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Feline Heartworms

Feline heartworms(HWs) are a parasite more commonly thought of in dogs but has been seen with an increased frequency in this areaís cats. The regional prevalence parallels that in dogs but at a lower rate (roughly 5 to 20% that seen in dogs). While this parasite, which is spread by mosquitoes, affects outdoor cats more frequently, indoor cats are also at risk- accounting for up to 1/3 of diagnosed cases. Once established, the adult HWs live 2-3 years before being eliminated by the catís own immune system.

Clinical signs:
While most feline infections are comprised of 6 or less worms (usually only 1-2), even light infections are capable of producing severe disease with potentially life-threatening consequences. This is due in part to cats smaller body size as well as the way their bodies respond to the parasite. Some cats may be asymptomatic and never show any signs until the HW parasite is cleared naturally by the catís own body. Other cats may develop more chronic signs including difficulty breathing(48%), a cough (38%), persistent (possible intermittent) vomiting, poor appetite, weight loss, and lethargy. Acute clinical signs include sudden onset of breathing difficulties, seizures, blindness, collapse, or death.

Physical examination of the HW positive cat may be normal or reveal lung/heart abnormalities due to the parasiteís influence on these 2 organs. The work-up on a possible HW patient include a CBC, chemistry profile, urinalysis, and HW antigen and antibody blood test. These last 2 tests in particular can indicate exposure and/or current infection with the HW. Unfortunately, in cats, false negatives are quite frequent due to the immaturity of the worms, low worm burdens, and single-sex infections. Chest Xrays can also show a number of characteristic changes. Other tests including an EKG and ultrasound may also be used to determine a catís HW status.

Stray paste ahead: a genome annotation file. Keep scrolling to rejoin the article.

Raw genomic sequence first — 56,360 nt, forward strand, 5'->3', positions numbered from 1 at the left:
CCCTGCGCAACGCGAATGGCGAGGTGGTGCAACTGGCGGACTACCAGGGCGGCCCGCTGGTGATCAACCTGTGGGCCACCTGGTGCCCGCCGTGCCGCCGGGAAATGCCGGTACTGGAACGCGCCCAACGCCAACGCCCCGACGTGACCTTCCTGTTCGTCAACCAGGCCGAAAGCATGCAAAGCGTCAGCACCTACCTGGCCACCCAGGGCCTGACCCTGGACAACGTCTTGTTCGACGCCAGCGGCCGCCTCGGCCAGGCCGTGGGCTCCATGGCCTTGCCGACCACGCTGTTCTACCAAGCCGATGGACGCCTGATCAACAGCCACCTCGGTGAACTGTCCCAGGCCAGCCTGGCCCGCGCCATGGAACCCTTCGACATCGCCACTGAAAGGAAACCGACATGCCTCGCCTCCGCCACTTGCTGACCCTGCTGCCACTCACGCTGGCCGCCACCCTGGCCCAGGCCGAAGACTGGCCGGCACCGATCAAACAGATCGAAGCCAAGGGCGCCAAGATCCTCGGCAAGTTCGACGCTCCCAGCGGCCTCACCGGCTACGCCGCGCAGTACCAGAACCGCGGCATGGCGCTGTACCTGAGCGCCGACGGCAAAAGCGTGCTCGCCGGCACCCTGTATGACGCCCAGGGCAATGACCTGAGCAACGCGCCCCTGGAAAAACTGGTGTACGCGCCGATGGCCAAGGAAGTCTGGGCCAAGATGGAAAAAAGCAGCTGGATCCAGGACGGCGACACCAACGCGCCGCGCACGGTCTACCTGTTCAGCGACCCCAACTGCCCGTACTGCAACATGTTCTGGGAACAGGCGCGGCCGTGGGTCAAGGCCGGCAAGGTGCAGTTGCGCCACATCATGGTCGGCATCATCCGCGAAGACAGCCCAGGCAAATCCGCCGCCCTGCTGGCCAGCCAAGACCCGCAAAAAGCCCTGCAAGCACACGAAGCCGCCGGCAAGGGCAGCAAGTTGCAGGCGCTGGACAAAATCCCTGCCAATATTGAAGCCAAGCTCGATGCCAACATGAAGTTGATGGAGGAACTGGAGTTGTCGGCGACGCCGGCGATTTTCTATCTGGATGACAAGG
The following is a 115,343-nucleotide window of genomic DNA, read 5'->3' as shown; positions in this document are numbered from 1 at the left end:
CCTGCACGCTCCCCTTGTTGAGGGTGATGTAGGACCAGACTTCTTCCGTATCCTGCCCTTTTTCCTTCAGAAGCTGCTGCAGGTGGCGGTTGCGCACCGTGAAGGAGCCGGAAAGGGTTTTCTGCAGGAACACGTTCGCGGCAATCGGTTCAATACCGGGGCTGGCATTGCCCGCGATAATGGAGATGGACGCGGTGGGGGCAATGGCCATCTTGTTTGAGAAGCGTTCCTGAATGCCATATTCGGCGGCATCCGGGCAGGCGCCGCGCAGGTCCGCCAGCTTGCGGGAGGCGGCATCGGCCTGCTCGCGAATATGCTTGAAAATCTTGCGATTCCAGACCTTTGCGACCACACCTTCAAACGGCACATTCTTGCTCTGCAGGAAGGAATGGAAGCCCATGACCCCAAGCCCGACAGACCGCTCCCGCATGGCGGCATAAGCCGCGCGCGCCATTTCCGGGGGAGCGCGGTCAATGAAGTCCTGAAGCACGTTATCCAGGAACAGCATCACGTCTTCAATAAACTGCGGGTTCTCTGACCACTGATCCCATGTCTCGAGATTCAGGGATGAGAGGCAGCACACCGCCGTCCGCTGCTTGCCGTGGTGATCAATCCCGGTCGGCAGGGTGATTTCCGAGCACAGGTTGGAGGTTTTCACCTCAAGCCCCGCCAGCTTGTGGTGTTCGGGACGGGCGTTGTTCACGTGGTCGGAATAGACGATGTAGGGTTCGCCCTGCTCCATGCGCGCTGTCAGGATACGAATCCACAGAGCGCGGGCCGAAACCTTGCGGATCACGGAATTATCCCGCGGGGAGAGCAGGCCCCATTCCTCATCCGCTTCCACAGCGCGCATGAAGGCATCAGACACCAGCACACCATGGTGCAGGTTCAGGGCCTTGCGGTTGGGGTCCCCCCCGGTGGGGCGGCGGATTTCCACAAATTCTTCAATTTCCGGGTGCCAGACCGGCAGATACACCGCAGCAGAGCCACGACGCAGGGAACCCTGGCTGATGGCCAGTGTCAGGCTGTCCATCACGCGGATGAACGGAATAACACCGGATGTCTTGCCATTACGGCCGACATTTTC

Treatment of the HW positive cat depends, in part, on the severity of the clinical signs.

The current treatment of adult HWs is off label and carries significant risk of severe complications. Therefore, the mainstay of treatment is corticosteroids to reduce the inflammation associated with the worms and, by doing so, decrease clinical signs. A bronchodilator may also be used if further respiratory support is needed. Prevention of HWs is the logical and easiest approach.

A monthly HW preventative is recommended, both for indoor and outdoor cats. Two options are available. Interceptor is a flavored tablet which is given monthly by mouth to eliminate immature HWs while also controlling 2 intestinal parasites (roundworms and hookworms). It is available in 3 weight specific sizes for kittens 9 weeks, and older. The second option is a topical product called Revolution, which is effective against fleas, HW's, hookworms, roundworms, and ear mites.

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